426 U.S. 312 (1976), 75-95, Tennessee v. Dunlap
|Docket Nº:||No. 75-95|
|Citation:||426 U.S. 312, 96 S.Ct. 2099, 48 L.Ed.2d 660|
|Party Name:||Tennessee v. Dunlap|
|Case Date:||June 10, 1976|
|Court:||United States Supreme Court|
Argued March 22, 1976
CERTIORARI TO THE UNITED STATES COURT OF APPEALS
FOR THE SIXTH CIRCUIT
The National Guard Technicians Act of 1968 provides that a National Guard technician, who is a full-time civilian employee of the Guard, must be a member of the Guard. 32 U.S.C. § 709(b). Employment as a technician may be terminated upon separation from the Guard, § 709(e)(1); for failure to meet military security requirements, § 709(e)(2); or "for cause," § 709(e)(3).
Held: Where respondent's employment as a technician was terminated under § 709(e)(1) when he was separated from the Guard upon expiration of his enlistment, § 709(e)(3)'s requirement of "cause" has no application, and hence § 709(e)(3) cannot provide the foundation for a claim that the termination of respondent's employment and the allegedly arbitrary refusal to reenlist him violated due process. Pp. 315-316.
514 F.2d 130, reversed.
MARSHALL, J., delivered the opinion for a unanimous Court.
MARSHALL, J., lead opinion
MR. JUSTICE MARSHALL delivered the opinion of the Court.
Respondent brought this action in the United States District Court for the Eastern [96 S.Ct. 2100] District of Tennessee, challenging the termination of his employment as a technician
with the Tennessee Air National Guard as violative of the Due Process Clause of the Fourteenth Amendment. Petitioners are the defendants below -- the State of Tennessee and its Governor, the Tennessee Air National Guard, and various officials of the Tennessee Air National Guard.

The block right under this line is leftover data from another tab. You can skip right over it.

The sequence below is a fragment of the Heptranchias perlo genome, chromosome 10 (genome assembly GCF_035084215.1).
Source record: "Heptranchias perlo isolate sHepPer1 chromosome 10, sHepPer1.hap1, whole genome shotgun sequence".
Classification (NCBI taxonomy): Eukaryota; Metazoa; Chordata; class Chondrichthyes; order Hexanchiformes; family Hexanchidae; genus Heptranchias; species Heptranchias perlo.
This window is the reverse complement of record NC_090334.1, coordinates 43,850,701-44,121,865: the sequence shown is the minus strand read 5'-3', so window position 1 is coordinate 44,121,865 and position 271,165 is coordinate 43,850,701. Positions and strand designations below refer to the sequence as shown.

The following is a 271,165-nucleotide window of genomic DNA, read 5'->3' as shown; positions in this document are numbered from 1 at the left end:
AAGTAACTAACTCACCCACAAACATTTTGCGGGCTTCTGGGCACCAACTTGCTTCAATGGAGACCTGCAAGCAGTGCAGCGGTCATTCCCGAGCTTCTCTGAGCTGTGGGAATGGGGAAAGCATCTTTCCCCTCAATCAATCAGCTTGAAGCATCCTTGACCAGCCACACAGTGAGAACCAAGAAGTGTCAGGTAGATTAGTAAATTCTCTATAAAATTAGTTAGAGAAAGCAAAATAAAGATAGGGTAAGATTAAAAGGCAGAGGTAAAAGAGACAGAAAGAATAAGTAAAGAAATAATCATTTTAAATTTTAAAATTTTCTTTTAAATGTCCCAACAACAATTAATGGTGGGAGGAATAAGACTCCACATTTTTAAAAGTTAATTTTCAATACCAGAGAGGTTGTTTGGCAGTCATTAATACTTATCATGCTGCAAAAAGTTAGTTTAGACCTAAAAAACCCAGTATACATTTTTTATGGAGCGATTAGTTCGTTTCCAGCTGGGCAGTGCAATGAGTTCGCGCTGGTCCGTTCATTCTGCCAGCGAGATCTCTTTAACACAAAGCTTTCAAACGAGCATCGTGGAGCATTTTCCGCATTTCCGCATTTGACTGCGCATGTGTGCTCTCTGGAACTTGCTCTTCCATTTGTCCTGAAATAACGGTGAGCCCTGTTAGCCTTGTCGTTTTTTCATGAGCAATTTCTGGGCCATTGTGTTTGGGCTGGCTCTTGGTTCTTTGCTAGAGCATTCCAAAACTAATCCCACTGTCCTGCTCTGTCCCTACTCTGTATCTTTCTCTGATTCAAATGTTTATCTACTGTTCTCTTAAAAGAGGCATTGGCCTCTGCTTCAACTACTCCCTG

The National Guard Technicians Act of 1968 provides generally that a National Guard technician, who is a full-time civilian employee of the National Guard, must be a member of the National Guard,1 and that a technician who is separated from the Guard "shall be promptly separated from his technician employment." 32 U.S.C. §§ 709(b), (e)(1). The same section of the Act provides that "a technician may, at any time, be separated from his technician employment for cause." § 709(e)(3). O n December 8, 1972, respondent was discharged from the Tennessee Air National Guard for the stated reason that his term of enlistment had expired. Five days later, respondent was notified by his commander that his employment as a technician would be terminated in 30 days because he was no longer a member of the Guard.
Respondent concedes the validity of the statutory requirement that a technician maintain his status as a member of the National Guard. Accordingly, the focus of his claims is petitioners' refusal to permit his reenlistment. In his complaint, respondent alleged that, prior to December
8, he had attempted, without success, to reenlist in the Guard. He further alleged that his request for a hearing before the board charged with making a recommendation on his reenlistment was denied, that he was never supplied a copy of any charges against him, and that the only reason he ever received for the refusal of his requested reenlistment was a general one that it was not in the best interest of the Guard to allow him to reenlist. In fact, respondent alleged, the reason he was denied reenlistment was to effect his discharge as a technician without the necessity of affording him the administrative recourse he would have had if he had been terminated as a technician directly and "for cause" under § 709(e)(3). Liberally construed, the complaint then asserted three constitutional claims: (1) that the mechanism by which respondent was refused reenlistment denied him procedural due process; (2) that the "alleged discretion" vested in his commander to decide whether his reenlistment was in the best interest of the Guard does not comport with due process because of the lack of "any objective or ascertainable standards or criteria" to guide the exercise of that discretion; and (3) that the denial of reenlistment was arbitrary...
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